Disasters such as the Rana Plaza factory collapse in 2013 have raised legal questions in respect of the role and responsibility of multinational corporations in respect of their supply chains. This book addresses these questions by focusing on the extent of legal responsibility and liability for corporate social responsibility ( CSR ) violations in the supply chains of MNCs in the Netherlands, England and California (United States). It provides an overview of the legal measures a limited number of participating multinationals take in practice, in order to govern their supply chains in terms of CSR. It qualifies these instruments in terms of private law. Moreover, it discusses to what extent multinational corporations can be held liable for CSR violations in their supply chains on a number of legal bases. In identifying the measures that the participating MNCs have taken to govern their supply chain, this research provides valuable insights into those companies that aim to improve the CSR performance in their supply chains and take measures accordingly. Furthermore, it answers the crucial question of what legal impact these measures may have for MNCs, if those measures are t lived up to in practice.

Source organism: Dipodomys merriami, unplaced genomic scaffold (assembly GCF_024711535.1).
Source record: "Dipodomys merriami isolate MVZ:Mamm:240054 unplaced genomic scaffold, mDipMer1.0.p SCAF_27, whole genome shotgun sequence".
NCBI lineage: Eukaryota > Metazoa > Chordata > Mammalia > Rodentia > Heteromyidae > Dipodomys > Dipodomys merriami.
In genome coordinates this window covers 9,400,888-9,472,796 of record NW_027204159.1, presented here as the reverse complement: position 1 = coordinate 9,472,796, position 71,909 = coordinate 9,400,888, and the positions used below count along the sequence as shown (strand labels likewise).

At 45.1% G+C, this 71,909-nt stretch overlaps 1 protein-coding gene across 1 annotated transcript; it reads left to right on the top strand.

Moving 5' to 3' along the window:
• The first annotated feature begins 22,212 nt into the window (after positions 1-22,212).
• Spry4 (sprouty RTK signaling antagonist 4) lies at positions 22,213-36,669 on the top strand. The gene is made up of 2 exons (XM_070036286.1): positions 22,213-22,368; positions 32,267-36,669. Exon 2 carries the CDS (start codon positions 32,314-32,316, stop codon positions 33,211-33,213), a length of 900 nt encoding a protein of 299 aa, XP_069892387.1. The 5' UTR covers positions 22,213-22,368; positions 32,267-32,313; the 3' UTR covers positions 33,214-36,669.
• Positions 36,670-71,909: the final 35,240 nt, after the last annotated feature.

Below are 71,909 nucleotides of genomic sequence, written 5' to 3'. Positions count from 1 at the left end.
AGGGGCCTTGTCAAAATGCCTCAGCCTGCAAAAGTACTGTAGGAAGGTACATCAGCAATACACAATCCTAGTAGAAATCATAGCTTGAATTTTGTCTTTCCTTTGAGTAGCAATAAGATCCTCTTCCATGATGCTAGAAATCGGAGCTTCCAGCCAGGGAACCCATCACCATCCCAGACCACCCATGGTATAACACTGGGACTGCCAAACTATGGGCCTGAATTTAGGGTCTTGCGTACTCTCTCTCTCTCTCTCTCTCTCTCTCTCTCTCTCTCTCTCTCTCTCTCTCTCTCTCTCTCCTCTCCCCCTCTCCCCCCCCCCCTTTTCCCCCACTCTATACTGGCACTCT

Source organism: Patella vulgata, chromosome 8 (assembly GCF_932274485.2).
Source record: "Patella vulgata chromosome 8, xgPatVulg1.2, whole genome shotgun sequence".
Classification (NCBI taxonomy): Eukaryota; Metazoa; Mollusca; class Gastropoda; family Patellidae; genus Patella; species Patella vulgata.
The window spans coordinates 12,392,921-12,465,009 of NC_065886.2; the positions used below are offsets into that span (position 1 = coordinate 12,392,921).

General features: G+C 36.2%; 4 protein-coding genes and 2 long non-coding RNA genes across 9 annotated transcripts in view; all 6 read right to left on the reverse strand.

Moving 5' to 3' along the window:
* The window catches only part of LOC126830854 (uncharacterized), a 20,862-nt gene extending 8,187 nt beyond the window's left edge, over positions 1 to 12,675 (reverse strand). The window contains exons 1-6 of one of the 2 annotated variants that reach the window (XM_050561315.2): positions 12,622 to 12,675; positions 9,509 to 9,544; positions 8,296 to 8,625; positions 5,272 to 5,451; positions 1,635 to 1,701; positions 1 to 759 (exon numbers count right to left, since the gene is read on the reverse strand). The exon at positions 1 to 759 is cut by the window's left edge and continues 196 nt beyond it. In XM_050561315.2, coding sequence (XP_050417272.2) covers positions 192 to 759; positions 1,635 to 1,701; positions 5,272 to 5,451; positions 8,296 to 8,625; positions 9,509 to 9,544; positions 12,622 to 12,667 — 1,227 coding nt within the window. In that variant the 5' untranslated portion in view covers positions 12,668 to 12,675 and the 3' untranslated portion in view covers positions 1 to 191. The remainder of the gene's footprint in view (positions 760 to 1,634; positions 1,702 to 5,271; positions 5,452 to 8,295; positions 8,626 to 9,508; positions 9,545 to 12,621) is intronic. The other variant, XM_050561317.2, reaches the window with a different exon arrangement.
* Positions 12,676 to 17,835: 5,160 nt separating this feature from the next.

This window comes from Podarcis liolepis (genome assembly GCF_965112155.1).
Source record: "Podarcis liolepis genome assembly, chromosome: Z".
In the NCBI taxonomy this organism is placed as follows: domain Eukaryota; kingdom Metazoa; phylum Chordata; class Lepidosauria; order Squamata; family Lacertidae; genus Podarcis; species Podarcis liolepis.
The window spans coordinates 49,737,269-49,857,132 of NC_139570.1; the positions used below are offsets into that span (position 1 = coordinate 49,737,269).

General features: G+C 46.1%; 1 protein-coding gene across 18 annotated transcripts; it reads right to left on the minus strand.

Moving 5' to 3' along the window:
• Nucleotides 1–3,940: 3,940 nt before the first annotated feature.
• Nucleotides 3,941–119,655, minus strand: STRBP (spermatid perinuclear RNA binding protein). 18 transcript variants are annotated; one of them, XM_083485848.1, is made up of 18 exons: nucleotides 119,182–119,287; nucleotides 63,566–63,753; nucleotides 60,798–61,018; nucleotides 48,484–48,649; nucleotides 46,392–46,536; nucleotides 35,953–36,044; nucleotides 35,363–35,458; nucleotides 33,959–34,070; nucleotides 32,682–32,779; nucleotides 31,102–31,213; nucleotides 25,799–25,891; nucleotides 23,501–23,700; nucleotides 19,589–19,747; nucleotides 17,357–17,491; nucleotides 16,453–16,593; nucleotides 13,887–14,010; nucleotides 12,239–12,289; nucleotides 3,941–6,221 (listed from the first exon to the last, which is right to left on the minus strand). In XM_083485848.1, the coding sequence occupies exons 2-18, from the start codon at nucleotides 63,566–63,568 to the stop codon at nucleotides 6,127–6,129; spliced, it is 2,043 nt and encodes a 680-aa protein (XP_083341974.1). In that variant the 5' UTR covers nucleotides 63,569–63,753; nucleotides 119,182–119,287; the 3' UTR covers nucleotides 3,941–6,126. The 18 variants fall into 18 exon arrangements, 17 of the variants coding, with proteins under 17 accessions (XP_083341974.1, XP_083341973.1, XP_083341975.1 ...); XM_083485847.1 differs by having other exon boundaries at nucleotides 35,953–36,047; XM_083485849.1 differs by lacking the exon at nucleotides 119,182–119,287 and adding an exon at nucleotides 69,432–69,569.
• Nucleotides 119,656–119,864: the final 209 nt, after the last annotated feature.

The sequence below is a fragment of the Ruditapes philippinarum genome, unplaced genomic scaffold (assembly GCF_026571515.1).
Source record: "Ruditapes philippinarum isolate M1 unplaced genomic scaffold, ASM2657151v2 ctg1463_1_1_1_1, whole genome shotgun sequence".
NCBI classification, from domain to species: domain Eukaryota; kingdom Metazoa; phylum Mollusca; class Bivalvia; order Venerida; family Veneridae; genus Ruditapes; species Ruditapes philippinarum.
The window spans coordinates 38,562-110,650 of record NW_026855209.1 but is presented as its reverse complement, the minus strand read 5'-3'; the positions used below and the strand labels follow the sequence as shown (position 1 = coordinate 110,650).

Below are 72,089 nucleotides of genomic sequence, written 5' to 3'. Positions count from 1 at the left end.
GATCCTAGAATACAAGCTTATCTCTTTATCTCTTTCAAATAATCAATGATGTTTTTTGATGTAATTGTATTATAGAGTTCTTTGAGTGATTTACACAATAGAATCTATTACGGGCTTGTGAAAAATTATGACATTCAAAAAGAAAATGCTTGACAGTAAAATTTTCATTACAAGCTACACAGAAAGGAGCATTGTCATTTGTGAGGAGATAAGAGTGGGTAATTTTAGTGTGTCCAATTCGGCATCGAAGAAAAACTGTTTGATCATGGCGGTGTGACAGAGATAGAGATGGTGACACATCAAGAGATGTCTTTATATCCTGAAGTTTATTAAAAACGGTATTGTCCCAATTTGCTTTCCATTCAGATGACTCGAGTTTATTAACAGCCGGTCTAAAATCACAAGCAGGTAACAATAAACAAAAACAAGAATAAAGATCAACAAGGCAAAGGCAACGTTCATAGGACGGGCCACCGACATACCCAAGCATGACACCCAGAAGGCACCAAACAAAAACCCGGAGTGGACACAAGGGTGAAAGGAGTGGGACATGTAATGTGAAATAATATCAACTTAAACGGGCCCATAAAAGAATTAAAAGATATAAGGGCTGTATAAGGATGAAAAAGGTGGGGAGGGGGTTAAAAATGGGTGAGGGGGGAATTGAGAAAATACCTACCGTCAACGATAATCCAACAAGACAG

Anna Louise Vytopil started her career as an attorney at De Brauw Blackstone Westbroek, where she worked in the real-estate and labor law practices. Upon completion of her advocaat stage in 2010, she switched to the academic world, working as an assistant-professor and pursuing a PhD in law. Her interdisciplinary and international background fed her particular interest in this subject, which spans a number of legal disciplines and incorporates the views of practitioners and businesses to the extent possible. She completed her PhD-research in 2014. She currently teaches courses in commercial law, corporate law and CSR.